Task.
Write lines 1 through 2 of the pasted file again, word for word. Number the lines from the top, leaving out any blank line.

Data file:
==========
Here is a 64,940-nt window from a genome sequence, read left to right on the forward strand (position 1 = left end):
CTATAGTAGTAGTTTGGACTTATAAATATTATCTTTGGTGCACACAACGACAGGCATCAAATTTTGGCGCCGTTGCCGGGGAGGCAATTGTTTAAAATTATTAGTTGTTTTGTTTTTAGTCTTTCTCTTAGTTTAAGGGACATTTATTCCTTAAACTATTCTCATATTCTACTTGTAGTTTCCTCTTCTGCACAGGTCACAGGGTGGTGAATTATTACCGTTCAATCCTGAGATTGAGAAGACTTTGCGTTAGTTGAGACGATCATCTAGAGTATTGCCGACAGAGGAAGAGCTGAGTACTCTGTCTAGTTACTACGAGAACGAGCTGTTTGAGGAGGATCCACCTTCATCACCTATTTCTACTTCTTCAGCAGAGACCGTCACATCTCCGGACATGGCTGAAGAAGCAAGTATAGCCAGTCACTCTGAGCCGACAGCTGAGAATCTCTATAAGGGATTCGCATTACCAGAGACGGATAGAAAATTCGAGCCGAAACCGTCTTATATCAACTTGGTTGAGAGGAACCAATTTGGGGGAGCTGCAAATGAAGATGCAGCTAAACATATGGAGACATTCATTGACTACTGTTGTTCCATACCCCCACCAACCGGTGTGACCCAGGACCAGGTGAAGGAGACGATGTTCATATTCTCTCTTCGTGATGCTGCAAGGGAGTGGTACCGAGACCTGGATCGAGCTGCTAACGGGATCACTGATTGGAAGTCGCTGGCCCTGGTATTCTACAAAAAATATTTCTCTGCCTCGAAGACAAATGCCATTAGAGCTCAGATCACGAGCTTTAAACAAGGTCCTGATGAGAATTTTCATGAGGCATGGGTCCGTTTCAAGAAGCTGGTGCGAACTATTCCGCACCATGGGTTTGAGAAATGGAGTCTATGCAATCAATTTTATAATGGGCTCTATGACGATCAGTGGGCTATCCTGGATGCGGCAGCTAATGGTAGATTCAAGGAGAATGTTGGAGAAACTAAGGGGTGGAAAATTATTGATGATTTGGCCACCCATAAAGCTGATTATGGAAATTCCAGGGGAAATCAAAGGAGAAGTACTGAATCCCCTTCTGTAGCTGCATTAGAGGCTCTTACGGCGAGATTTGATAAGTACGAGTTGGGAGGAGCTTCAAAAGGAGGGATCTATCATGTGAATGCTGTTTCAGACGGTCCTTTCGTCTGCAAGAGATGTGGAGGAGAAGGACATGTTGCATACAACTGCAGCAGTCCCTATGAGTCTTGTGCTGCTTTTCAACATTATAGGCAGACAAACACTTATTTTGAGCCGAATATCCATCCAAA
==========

Here is a 64,940-nt window from a genome sequence, read left to right on the forward strand (position 1 = left end):
CTATAGTAGTAGTTTGGACTTATAAATATTATCTTTGGTGCACACAACGACAGGCATCAAATTTTGGCGCCGTTGCCGGGGAGGCAATTGTTTAAAATTATTAGTTGTTTTGTTTTTAGTCTTTCTCTTAGTTTAAGGGACATTTATTCCTTAAACTATTCTCATATTCTACTTGTAGTTTCCTCTTCTGCACAGGTCACAGGGTGGTGAATTATTACCGTTCAATCCTGAGATTGAGAAGACTTTGCGTTAGTTGAGACGATCATCTAGAGTATTGCCGACAGAGGAAGAGCTGAGTACTCTGTCTAGTTACTACGAGAACGAGCTGTTTGAGGAGGATCCACCTTCATCACCTATTTCTACTTCTTCAGCAGAGACCGTCACATCTCCGGACATGGCTGAAGAAGCAAGTATAGCCAGTCACTCTGAGCCGACAGCTGAGAATCTCTATAAGGGATTCGCATTACCAGAGACGGATAGAAAATTCGAGCCGAAACCGTCTTATATCAACTTGGTTGAGAGGAACCAATTTGGGGGAGCTGCAAATGAAGATGCAGCTAAACATATGGAGACATTCATTGACTACTGTTGTTCCATACCCCCACCAACCGGTGTGACCCAGGACCAGGTGAAGGAGACGATGTTCATATTCTCTCTTCGTGATGCTGCAAGGGAGTGGTACCGAGACCTGGATCGAGCTGCTAACGGGATCACTGATTGGAAGTCGCTGGCCCTGGTATTCTACAAAAAATATTTCTCTGCCTCGAAGACAAATGCCATTAGAGCTCAGATCACGAGCTTTAAACAAGGTCCTGATGAGAATTTTCATGAGGCATGGGTCCGTTTCAAGAAGCTGGTGCGAACTATTCCGCACCATGGGTTTGAGAAATGGAGTCTATGCAATCAATTTTATAATGGGCTCTATGACGATCAGTGGGCTATCCTGGATGCGGCAGCTAATGGTAGATTCAAGGAGAATGTTGGAGAAACTAAGGGGTGGAAAATTATTGATGATTTGGCCACCCATAAAGCTGATTATGGAAATTCCAGGGGAAATCAAAGGAGAAGTACTGAATCCCCTTCTGTAGCTGCATTAGAGGCTCTTACGGCGAGATTTGATAAGTACGAGTTGGGAGGAGCTTCAAAAGGAGGGATCTATCATGTGAATGCTGTTTCAGACGGTCCTTTCGTCTGCAAGAGATGTGGAGGAGAAGGACATGTTGCATACAACTGCAGCAGTCCCTATGAGTCTTGTGCTGCTTTTCAACATTATAGGCAGACAAACACTTATTTTGAGCCGAATATCCATCCAAA